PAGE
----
Rats more rational than humans. What you wouldn't expect is that William Easterly starts from there to segue into a warning about the dangers of data mining. I, for one, cannot explain why there should not be a standard algorithm for tackling any econometric problem.

Thursday, May 7, 2009


Okay, because I can talk about this subject with a degree of legitimacy now.

I remember reading some sort of 'guide to graduate study in economics' a year or so ago, written by some people in the UC system. I don't really remember much, except one line. "In grad school, you are judged by the fruit, not the sweat, of your labours." Okay, I'm paraphrasing a little, but that's pretty close. Ir's incredibly true.

Don't stay up until 5am trying to fix your code so the robust standard errors on your weird model match up with the textbook's to the fourth decimal place when the first two already match. It's just not feasible to do everything and remain sane, so setting priorities becomes extremely important. You don't want to become the person who lives out of their office working 90-hour weeks. Memorizing the proof to show that the set of essential finite games under the sup metric is residual is just not worth it.

In particular, a crucial lesson I'm still working on learning is being able to put a wall between economics and leisure. I remain terrible at resolving to take the morning off and put in a decent rest of the day. Often I will just blankly click around the internet until lunch while fretting about what work I have to do, at which point I start an internal debate on whether I've taken any time off. This is not a good way to spend time.

Okay, math. The importance of mathematical preparation decays throughout the first year. There were very few new mathematical techniques introduced in the second semester. (Though the first micro II class was a little freaky when the prof claimed the Riesz representation theorem was "standard off-the-shelf" stuff we should know.) The first term, preparation helps you a lot. Math for economics, mathematical statistics, Bellmann programming. If you've seen them before, it makes a big difference. I can show you my <50% on the mathematical econ midterm early last October for proof.

What is much more important than being exposed to lots of high-level techniques is 'mathematical sophistication'. This gets thrown around a lot and it's hard to define. Conditional on being told "use a second-order expansion here to derive blah blah blah", it's not difficult to mechanically go ahead and solve. But staring at a problem you've never seen before under severe time constraints, the real skill is to recognize that a Taylor expansion is the preferred method of attack. (And since any problem on a final exam has probably not been seen before...)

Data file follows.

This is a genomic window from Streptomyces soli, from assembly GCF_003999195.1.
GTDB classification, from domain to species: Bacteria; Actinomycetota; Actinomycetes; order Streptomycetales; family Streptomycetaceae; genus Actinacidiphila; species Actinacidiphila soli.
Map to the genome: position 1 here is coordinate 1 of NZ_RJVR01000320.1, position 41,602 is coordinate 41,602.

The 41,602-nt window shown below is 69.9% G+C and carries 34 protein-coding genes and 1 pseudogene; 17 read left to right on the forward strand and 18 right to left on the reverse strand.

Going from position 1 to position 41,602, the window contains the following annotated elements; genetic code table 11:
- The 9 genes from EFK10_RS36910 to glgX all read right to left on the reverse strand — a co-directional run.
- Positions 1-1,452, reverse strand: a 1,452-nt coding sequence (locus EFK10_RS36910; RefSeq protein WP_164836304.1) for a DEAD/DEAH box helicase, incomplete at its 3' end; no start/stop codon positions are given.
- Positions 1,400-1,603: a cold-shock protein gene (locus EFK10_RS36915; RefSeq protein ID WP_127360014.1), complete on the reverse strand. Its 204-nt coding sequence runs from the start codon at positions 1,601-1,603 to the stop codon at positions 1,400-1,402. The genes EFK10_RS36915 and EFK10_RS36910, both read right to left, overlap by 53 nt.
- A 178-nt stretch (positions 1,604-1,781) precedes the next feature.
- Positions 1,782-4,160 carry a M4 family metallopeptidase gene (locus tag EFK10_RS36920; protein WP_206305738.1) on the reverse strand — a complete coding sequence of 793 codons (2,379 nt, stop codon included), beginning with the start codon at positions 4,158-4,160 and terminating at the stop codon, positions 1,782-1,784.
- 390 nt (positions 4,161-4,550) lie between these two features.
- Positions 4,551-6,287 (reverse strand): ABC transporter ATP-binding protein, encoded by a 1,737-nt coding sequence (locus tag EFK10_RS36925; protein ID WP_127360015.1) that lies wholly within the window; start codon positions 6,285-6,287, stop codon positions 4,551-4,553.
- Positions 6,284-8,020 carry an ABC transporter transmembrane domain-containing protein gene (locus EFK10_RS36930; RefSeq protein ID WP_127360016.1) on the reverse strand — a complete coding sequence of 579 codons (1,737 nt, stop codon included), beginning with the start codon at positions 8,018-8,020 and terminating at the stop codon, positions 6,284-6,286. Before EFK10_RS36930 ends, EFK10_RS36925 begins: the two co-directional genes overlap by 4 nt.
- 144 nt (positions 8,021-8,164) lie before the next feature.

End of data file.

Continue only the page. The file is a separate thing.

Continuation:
Yes, this is correlated with exposure to high-level materials, but not perfectly. I don't know how to acquire this talent, and it's not something I'm particularly great at, but it's crucial. Being really comfortable with the material at the level of Rudin is a lot more important than having been in a course that worked through a lot of weird results in functional analysis.

After this, everything else I could talk about becomes a lot less important and/or obvious, if what I said already wasn't. Stay as healthy as possible. Spend as little time thinking about money as possible. Don't be a moron in social situations with your classmates. Try to remember why you're doing it all in the first place.

Why does the NHL prefer Phoenix to Hamilton?

Dunno. The court filings say because it "unreasonably restrains competition in violation of the antitrust laws".

Can't say I buy that. Moving a team from a monopoly position in Phoenix to compete with the Leafs hardly sounds anticompetitive. In fact, I have no idea how antitrust laws even come into play here, because it's all the same league. Do the Leafs have that much sway in the overall league?